2010 IP Central Figures

2011/04/27,Liu Chuntian,Guo Shoukang,Zhu Yongde,Zong Qinghou,Chen Wusheng,Hou Xiaoqiang,Li Shufu,Gu Yongqiang,Steve Jobs,John Howkins,,[Comprehensive Reports]

Striving for Dreams
Liu Chuntian 
On October14, 2010, Liu Chuntian organized the International Forum on the Centennial of Chinese Copyright Legislation. In 1985, for the first time he brought IP to the classroom and listed it in the undergraduate teaching and training programs. In 1986, at the meeting of the higher education catalog formulation held by the former State Education Commission of Higher Education, he actively proposed listing IPR as a major for law undergraduates. In 1987, Renmin University of China formally enrolled students to specialize in China IPR law.
Liu Chuntian spoke excitedly at the International Forum on the Centennial of Chinese Copyright Legislation, stating that “Everyone has a dream. Is it possible for dreams to come true? My dream of establishing the IP School has truly been realized.”
Comment: Liu Chuntian has not only realized his own IP dream, but also promoted the continuous progress of China’s IP law education.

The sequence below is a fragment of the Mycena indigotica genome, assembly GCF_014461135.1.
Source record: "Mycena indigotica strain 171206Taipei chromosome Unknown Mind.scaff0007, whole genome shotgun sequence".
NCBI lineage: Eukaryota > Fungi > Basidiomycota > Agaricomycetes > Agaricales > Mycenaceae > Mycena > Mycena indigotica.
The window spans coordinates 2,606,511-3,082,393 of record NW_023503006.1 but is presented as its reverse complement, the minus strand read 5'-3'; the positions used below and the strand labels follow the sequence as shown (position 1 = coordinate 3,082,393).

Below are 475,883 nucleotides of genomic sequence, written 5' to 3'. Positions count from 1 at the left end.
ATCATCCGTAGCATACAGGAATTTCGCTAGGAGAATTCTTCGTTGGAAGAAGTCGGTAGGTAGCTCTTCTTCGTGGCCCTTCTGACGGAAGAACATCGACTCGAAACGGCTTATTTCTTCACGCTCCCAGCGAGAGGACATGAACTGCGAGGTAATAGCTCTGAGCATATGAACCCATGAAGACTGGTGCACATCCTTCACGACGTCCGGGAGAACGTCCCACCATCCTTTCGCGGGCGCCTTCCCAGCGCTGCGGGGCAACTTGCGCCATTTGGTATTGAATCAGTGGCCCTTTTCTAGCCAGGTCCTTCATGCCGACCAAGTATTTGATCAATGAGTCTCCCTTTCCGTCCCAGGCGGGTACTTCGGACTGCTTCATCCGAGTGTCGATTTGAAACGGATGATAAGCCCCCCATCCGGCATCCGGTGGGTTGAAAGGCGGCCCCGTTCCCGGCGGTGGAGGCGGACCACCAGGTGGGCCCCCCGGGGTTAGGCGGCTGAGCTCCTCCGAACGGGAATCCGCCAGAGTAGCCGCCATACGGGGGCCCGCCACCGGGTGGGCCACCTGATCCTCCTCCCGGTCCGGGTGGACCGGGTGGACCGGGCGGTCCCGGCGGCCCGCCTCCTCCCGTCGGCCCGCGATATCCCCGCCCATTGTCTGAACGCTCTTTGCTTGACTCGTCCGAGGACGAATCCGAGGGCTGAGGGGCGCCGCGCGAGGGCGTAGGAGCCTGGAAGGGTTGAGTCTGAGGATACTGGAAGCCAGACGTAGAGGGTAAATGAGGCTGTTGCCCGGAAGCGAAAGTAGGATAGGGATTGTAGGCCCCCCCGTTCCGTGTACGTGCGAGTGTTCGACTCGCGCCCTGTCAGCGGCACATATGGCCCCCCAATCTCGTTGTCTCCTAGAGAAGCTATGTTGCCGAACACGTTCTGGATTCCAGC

National Treasure Master
Guo Shoukang
In the early 1970s, he became engaged in IP research. He is the only expert with experience participating in the drafting of the Patent Law, Trademark Law, Copyright Law, Law of the People’s Republic of China against Competition by Inappropriate Means and Regulations on the Protection of Computer Software. He also participated in the drafting of the Foreign Trade Law, Law on Economic Contracts Involving Foreign Interests (the original version) and the Foreign-capital Enterprises Law.
In 2010, Guo called for a speeding up the revision of the Copyright Law. He expressed that “The amendment of Copyright Law should abandon the ‘minor repair principle.’ The substantive modifications should take place immediately.”
The 85-year-old Guo has a tight and almost a full schedule. “As long as the IP cause has a need for me, I will continue to strive with everyone,” Guo told China IP. As a scholar with 60 years’ experience in IP study, Guo Shoukang shows an enthusiastic expectation in China’s IP cause.
Comment: Professor Guo Shoukang is a “national treasure” master. He witnessed the IP cause from nonexistence to it continuing prospering development.
Not an Easy Job to Carry Out
Zhu Yongde
On October 13, 2010, Zhu Yongde, the President of the China Film Copyright Association and the chairman of the China Copyright Association, announced that starting January 1, 2011, the domestic Internet cafes and long-distance buses must pay nominal copyright royalties for screening the movies. When this piece of news was released, Zhu Yongde was taken back to the spotlight.